The Broadcasters' Desktop Resource

The Broadcasters' Desktop Resource

A System Built On Six Hills

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[February 2016] Developing a new transmitter site can be major project. Toss in mountainous terrain and zoning board hassles; just getting it done is a major accomplishment.

Jim Keightley managed to navigate political, bureaucratic, and other interests to complete a county Public Safety system in 30 months.

A very few years ago, I noticed an article in my local newspaper stating that the county I am living in was about to build a new Public Safety Radio Network. There was also indication that several mountain top sites would be developed.

My interest was piqued! That same evening I got on the phone and contacted some of those involved to obtain further information regarding the project.

Not only is communications coverage for public safety a challenge but is likewise a serious challenge for us in the broadcast industry. I could see where not only will those sites be a boon to Public Safety but will also fill in many of the “holes” in broadcast coverage.

That considered, I headed for the computer to update my resume’.

Coverage For a Large County

The overall system shaped up as a multi-point, 5-channel, simulcast system.

Seven mountain top sites were planned to cover a county that is some 100 miles from east to west, 50 miles north to south, and with 3 major drainages (canyons).

Klickitat County

I met with the County Commissioners to discuss the program. They felt my experience with site acquisition, construction, and permit management would be of benefit to those already involved.

A contract was put forward and thus began a 2.5 year adventure.

I went to work straight away in obtaining access easements and permits for construction. Among my responsibilities was the construction of necessary, towers, buildings, power and emergency power, the necessary 48 VDC power systems, emergency generators, buildings, fencing, ice bridges, paving, etc, etc, etc.

As we moved forward with the project, I wrote many contracts and obtained bids for the sites and associated equipment.

The Big Challenge

Of all the challenges, without doubt, the greatest was permitting.

Although I was working under contract to a government body and, in many cases, dealing with other government bodies within the same jurisdiction, one would never guess we were on the same team.

For example, at one location, the tower proposed by the prime contractor was way beyond the need – like using a 2 X 12 for swatting flies. A counter-proposal was made by a power utility to supply a 90-foot utility pole they would provide and set without charge provided they could use the site for their communications system. I was all over this – free is a very good price!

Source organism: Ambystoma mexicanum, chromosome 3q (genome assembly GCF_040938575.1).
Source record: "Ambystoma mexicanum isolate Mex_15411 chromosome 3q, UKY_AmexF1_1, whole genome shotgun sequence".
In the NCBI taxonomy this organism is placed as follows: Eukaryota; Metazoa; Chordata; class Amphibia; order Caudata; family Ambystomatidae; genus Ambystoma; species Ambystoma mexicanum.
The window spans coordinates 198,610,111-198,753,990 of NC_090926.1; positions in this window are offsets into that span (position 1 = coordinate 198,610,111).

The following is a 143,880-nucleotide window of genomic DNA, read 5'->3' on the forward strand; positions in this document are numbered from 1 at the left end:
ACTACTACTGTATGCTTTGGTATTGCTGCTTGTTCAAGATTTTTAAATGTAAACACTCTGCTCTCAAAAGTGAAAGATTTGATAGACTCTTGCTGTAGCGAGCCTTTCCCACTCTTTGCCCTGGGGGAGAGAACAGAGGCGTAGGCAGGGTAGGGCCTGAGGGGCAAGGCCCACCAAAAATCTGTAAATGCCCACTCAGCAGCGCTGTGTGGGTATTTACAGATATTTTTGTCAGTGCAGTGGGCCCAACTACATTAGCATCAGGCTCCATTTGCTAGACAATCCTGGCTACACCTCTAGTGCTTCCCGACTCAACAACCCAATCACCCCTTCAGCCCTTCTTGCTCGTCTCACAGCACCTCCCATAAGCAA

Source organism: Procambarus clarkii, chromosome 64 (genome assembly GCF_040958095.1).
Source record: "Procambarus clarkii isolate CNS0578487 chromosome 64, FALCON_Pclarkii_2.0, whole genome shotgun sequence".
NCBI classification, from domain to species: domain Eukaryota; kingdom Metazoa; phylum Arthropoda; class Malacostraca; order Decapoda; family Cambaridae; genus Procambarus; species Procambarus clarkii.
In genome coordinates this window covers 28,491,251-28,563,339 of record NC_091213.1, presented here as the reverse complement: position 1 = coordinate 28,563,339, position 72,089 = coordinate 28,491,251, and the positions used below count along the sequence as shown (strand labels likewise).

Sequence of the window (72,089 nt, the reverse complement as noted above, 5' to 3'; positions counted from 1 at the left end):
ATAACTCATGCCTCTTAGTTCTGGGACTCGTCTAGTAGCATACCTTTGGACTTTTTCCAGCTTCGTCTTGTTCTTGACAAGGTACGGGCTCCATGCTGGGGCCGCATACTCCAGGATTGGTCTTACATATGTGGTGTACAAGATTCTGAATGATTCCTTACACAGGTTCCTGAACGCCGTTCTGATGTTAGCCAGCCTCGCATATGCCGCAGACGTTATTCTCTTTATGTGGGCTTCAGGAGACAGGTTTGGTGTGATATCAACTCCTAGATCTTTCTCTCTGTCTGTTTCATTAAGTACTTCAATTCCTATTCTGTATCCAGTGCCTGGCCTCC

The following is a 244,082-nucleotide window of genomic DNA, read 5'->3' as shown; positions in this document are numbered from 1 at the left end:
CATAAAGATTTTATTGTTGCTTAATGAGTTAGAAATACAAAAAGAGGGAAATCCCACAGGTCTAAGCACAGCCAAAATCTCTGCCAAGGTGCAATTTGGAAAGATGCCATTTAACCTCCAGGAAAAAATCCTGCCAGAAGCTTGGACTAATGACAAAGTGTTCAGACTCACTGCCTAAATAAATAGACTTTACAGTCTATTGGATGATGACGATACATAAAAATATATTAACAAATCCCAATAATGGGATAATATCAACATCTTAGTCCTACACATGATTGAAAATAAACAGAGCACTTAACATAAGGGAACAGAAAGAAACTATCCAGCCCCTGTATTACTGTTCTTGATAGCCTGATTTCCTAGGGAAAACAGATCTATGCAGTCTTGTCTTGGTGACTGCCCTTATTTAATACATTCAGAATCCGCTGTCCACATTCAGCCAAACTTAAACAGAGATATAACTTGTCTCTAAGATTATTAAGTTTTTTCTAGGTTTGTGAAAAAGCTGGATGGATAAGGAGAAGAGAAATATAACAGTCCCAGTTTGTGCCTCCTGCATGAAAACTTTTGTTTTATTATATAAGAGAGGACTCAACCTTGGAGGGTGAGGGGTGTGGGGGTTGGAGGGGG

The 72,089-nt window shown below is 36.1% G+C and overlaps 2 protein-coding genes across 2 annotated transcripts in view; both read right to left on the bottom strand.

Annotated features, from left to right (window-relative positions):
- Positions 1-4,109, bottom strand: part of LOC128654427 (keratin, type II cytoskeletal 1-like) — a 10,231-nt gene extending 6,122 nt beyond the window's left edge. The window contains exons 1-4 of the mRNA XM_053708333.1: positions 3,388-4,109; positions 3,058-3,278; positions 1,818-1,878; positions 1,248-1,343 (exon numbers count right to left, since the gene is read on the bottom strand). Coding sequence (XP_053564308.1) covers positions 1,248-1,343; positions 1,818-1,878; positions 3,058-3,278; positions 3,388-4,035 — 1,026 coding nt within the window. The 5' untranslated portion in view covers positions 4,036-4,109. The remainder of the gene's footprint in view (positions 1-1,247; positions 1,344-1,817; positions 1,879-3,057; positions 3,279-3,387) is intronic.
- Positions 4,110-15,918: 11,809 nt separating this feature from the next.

However, “Permitting” declared this was not really utility pole but an engineered structure. Therefore, it was necessary to obtain at great expense, the structural engineering that was directed.

In another instance, a 120-foot fiberglass utility pole was used. Had it been used for power lines, it would have been good to go using the manufacturers’ erection notes. However, for our use, it was also deemed an engineered structure. Again, the same county government required of over $5000 in engineering cost to erect this “engineered structure” that was in reality, a utility pole. Your tax dollars at work folks!

Over the construction period, I participated in the acquisition of six mountain top sites. It was decided by the system designers that adequate coverage would be obtained from these six sites plus, there would be a significant cost savings. Thus six sites were settled upon as opposed to the original seven.

Other Competing Interests

There was never a difficulty with the state electrical inspectors. I hold journeyman papers so was always on top of the wiring status.

Nevertheless problems did arise with Internet providers desiring tower space. They were unable to comprehend why they were not allowed to place their antennas wherever they wished. It was explained that other tower users must be considered. However, it just went over their heads.

Kaiser Tower

Eventually, I had to go so far as to engage an engineering firm to position the different microwave dishes so as to avoid interference.

In one instance, I had to demand that the services of Broadcast Tower Services out of Portland, OR be the installing party for one Internet provider or they would have to remain off the property.

Then there was potentially touchy need to work with some tribal folks. However, all involved quickly learned that no one on the sites were adversarial and things went smoothly with them.

Construction and Operation

At all sites, a pre-built Thermobond building was deployed and space was reserved for broadcast equipment in addition to the public safety gear. Emergency generators at each site were always propane powered.

Offloading a Thermobond building at Brickleton, OR

The original system was finished and commissioned in 2014.

Thankfully, our preparations were repaid with solid coverage throughout the county

KC Tower

After the sites were commissioned, I mentioned their availability at the next SBE meeting. As expected there was immediate interest.

Installation at Juniper Point, OR

As of this writing I am very pleased to note that two full power FM stations, six FM translators, plus two TV translators are now “on line” at sites I have developed in the Columbia River Gorge.

A third FM station has filed the paperwork to make a move. Furthermore, at the sites I have constructed, there are two cell service providers in addition to seven Internet service providers.

Keep looking up!

– – –

Jim Keightley, K7NPS, EFE is a contract engineer in White Salmon, WA. Contact him by email at:keightleycompany@gmail.com

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